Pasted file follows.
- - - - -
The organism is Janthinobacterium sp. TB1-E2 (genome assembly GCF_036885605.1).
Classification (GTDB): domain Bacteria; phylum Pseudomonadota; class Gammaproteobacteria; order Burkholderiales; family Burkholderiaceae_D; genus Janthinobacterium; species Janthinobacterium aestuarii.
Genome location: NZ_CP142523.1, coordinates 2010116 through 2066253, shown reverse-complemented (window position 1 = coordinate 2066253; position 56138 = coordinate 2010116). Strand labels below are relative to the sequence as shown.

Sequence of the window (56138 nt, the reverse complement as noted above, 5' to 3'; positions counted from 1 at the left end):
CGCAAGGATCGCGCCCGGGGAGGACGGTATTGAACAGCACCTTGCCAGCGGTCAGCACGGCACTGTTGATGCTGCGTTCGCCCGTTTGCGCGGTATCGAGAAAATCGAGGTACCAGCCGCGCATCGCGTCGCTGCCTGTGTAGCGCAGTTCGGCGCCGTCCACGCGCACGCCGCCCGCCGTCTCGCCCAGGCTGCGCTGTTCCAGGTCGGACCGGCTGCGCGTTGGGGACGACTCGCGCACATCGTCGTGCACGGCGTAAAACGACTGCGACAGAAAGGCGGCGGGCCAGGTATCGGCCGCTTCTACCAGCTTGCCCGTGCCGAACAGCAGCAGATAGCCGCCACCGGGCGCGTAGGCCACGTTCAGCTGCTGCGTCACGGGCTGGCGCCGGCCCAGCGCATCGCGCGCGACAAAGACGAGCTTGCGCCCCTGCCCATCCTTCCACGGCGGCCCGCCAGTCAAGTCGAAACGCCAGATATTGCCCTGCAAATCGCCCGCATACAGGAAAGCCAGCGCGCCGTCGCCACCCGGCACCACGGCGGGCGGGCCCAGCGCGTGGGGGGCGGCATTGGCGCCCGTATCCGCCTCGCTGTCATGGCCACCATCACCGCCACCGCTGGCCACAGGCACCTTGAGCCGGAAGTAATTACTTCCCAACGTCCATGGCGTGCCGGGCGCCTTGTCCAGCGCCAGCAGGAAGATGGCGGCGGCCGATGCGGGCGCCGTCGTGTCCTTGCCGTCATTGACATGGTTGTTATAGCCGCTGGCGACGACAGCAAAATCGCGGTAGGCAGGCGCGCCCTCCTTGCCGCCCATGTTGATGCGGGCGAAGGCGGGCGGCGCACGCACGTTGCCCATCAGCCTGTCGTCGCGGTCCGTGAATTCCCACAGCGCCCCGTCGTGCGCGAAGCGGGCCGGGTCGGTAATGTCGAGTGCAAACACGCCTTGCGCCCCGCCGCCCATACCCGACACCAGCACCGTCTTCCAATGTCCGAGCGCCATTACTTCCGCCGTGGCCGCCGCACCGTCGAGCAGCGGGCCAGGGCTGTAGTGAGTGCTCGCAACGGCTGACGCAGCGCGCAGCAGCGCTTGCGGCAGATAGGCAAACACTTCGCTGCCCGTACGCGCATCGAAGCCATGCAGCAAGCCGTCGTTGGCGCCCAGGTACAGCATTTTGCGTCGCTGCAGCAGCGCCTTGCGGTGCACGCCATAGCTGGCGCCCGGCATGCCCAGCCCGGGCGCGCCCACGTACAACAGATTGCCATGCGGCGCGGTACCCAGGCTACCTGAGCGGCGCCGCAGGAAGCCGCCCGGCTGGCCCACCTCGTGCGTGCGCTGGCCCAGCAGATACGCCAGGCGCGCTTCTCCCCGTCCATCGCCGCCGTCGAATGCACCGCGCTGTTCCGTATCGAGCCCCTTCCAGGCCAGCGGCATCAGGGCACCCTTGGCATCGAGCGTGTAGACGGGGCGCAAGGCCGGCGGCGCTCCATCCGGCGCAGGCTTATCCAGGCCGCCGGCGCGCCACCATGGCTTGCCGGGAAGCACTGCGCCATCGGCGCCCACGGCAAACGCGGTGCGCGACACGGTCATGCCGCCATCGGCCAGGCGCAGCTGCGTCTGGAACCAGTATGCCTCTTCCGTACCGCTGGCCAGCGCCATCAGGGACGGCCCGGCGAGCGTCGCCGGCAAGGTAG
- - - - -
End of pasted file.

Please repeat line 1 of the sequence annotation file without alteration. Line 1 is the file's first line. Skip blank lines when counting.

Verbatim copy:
The organism is Janthinobacterium sp. TB1-E2 (genome assembly GCF_036885605.1).